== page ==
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Thread: CFL Issue
01-17-2013, 08:21 AM #1
I just inspected a house where the four CFL bulbs in a ceiling fan fixture came on with full brightness when the switch was initially turned on, suddenly dimmed momentarily and then returned to full brightness. Then they would remain at a constant brightness. This happened every time I turned them on. Any ideas?
01-17-2013, 08:25 AM #2
Re: CFL Issue
Also there have been recalls for CFL's.
Google 'CFL recalls'
The value of experience is not in seeing much, but in seeing wisely.
01-17-2013, 08:49 AM #3
01-17-2013, 12:23 PM #4
Re: CFL Issue
I hate CFLs ... their light spectrum still sucks even though it 'supposedly' is getting better.
01-17-2013, 03:58 PM #5
Re: CFL Issue
The affect you describe is a common one with newer "instant on" (or fast-start) CFLs, especially those of the "ceiling fan" duty designation.
What you describe is exactly how they are supposed to work. You are noticing the change over from the start mode modulating to the run mode from power supply.
Initially ON and instant thereafter somewhat 'mega' brightening, then adjusting (to a slightly lower "candle power") afterwards. The time-frame from first ON (and seconds thereafter slightly super bright) to the adjusted/modulated regular and continuous brightness "run" mode "ON" can vary from a few seconds to half-a-minute (to adjust-down to rated brightness) or more.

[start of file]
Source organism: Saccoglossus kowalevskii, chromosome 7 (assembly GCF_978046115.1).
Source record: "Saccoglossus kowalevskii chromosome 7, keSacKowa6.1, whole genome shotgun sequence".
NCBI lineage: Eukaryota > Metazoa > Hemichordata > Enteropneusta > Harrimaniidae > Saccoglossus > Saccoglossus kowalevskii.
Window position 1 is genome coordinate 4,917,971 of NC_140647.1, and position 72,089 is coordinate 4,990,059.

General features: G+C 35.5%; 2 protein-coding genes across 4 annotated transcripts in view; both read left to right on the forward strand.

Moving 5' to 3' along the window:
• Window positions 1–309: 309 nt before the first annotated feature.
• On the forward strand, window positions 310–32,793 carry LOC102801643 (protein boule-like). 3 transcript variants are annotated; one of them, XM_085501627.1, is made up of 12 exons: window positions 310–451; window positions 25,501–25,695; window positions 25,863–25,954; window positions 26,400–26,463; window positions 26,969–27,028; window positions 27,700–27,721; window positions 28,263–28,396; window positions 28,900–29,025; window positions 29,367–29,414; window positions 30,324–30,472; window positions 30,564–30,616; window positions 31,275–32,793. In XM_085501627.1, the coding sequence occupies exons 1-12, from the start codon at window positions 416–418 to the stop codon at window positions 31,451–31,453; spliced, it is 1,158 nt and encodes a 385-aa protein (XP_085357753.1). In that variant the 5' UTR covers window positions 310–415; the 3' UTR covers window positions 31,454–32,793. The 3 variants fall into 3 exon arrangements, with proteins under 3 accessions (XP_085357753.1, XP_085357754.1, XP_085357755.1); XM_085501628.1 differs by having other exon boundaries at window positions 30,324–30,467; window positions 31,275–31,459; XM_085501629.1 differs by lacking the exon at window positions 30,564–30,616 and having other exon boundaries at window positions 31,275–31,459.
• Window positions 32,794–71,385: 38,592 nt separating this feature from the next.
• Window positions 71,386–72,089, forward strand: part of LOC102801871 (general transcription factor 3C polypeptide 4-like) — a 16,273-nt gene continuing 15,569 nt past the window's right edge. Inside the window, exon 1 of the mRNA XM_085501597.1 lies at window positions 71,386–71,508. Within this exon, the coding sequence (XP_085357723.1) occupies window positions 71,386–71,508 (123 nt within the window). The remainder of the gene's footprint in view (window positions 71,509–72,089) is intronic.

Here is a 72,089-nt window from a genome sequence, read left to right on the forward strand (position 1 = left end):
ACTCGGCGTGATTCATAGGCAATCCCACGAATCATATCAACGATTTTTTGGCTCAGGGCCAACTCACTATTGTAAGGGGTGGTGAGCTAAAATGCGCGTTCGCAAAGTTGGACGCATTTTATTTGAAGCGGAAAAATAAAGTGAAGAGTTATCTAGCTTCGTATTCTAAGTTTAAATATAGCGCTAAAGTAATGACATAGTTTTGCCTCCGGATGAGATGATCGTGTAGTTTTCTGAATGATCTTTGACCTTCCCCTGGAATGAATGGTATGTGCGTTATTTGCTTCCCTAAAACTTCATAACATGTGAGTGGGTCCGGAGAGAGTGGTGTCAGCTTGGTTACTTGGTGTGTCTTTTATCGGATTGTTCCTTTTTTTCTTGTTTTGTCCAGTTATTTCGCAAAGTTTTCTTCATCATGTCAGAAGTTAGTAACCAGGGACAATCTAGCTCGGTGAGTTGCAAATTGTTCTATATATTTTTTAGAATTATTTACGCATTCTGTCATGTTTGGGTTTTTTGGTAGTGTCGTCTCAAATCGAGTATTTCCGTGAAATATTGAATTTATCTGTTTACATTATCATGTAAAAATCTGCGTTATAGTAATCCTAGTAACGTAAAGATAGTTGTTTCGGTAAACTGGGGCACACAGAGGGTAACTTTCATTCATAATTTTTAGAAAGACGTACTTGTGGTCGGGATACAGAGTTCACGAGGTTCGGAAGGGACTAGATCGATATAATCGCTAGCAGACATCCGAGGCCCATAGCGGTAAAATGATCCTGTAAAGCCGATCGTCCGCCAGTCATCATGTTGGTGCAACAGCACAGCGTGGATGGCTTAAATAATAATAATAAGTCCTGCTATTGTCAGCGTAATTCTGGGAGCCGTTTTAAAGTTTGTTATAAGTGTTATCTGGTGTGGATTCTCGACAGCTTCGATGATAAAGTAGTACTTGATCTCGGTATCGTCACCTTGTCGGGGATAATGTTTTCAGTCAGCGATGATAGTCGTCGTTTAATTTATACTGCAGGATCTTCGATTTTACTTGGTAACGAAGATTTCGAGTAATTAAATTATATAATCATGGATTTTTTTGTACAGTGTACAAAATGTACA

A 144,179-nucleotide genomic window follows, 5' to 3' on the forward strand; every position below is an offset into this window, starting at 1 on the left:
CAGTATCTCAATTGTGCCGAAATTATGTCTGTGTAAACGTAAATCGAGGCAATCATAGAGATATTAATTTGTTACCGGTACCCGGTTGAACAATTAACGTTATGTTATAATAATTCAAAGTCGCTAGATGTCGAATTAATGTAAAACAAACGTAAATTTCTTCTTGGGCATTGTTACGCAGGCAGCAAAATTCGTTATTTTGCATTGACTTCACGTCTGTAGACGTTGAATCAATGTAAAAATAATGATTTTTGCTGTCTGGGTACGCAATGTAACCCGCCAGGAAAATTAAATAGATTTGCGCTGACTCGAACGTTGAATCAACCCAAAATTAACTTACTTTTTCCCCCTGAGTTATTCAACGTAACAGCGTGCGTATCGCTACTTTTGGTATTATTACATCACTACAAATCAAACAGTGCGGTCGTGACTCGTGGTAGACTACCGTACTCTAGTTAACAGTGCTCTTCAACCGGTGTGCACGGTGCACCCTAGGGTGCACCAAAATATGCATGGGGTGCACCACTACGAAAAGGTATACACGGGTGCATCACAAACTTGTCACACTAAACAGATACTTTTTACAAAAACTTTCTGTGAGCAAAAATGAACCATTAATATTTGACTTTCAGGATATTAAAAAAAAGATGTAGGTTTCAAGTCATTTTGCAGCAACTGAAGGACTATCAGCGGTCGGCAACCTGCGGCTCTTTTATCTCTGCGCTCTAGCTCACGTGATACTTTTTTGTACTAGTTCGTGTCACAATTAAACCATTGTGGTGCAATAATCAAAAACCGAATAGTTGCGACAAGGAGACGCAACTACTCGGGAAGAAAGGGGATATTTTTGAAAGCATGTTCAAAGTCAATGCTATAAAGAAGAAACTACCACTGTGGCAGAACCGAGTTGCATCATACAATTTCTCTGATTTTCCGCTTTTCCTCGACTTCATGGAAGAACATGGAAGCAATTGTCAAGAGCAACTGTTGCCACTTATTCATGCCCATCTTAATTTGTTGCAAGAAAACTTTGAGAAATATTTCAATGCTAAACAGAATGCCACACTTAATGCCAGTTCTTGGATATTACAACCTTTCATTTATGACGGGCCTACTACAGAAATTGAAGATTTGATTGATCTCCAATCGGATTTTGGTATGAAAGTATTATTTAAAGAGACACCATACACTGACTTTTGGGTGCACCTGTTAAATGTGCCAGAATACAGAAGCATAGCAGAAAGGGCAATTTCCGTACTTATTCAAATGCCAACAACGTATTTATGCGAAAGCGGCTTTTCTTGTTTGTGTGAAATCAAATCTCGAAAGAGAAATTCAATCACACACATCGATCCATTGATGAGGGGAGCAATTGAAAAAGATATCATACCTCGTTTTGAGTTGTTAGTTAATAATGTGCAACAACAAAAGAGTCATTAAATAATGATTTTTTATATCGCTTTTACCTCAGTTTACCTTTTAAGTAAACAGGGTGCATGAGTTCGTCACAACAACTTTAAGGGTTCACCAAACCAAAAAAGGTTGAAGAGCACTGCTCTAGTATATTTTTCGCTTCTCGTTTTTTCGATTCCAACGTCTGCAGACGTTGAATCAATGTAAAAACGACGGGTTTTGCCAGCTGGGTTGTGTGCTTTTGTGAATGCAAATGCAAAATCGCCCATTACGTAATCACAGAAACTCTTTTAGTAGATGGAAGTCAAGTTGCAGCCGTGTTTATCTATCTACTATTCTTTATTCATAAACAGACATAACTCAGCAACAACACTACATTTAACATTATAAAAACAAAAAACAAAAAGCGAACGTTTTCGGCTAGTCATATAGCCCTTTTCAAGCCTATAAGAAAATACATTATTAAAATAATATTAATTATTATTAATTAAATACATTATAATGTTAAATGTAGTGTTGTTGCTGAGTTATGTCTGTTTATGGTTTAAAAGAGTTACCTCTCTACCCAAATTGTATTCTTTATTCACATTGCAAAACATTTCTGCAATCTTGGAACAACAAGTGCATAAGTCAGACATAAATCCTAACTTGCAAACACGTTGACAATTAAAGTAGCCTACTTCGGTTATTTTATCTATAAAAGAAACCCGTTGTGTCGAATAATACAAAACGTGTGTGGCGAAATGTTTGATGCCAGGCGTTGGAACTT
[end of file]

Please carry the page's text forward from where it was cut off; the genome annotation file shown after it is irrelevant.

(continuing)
Older such "instant on" or "instant bright" CFLs might take a few minutes to adjust to their "constant" brightness level.
Those without the "instant bright" feature tend to be somewhat dim when first turned on and display a flash or flicker when first turned on, and slowly increase in light intensity. This flicker, and slow to progress from extremely dim to brightness time was much more dramatic with earlier CFLs.
Then we have the multi-generational "dimmable" CFLs some with and some without an "instant bright" or instant on feature. Finding same which are rated for (ceiling) fan fixture duty used to be more than difficult, now much more common.
Although much more common to find all types of CFLs which are listed and labeled to perform well in any orientation, some CFLs continue to caution against using in a completly upside down (screw shell up) orientation, and/or indicate limited performance when in that orientation. Although difficult sometimes to find the information - it is still essential to read ALL of the information contained within, upon, and oftentimes inside the packaging - to glean information and limitations in the manufacturer's instructions (such as temperature environments, enclosed, open, or partially guarded fixture use, orientation of CFL limitations, damp or wet locations, outdoor use/indoor use, guarded from condensation, splash, etc. and if dimmable, rated for fan use, garage door opener lights, if may be used in loops or fixtures fitted with with photocells, occupancy sensors, etc. etc. These limitations are important, and exist still on a suprisingly high percentage of the products in the marketplace.
Amazing that one used to have to pay more than five, and often more than 8 dollars for a single CFL with instant bright features just a few years ago, and much more for one rated for (ceiling) fan fixture duty -- Regularly find them for a dollar or less apiece now.
Looking forward to the LED and other types continuing to come down in price at the same pace in the next few years as CFLs are phased out.
Last edited by H.G. Watson, Sr.; 01-17-2013 at 04:18 PM.
01-18-2013, 03:49 AM #6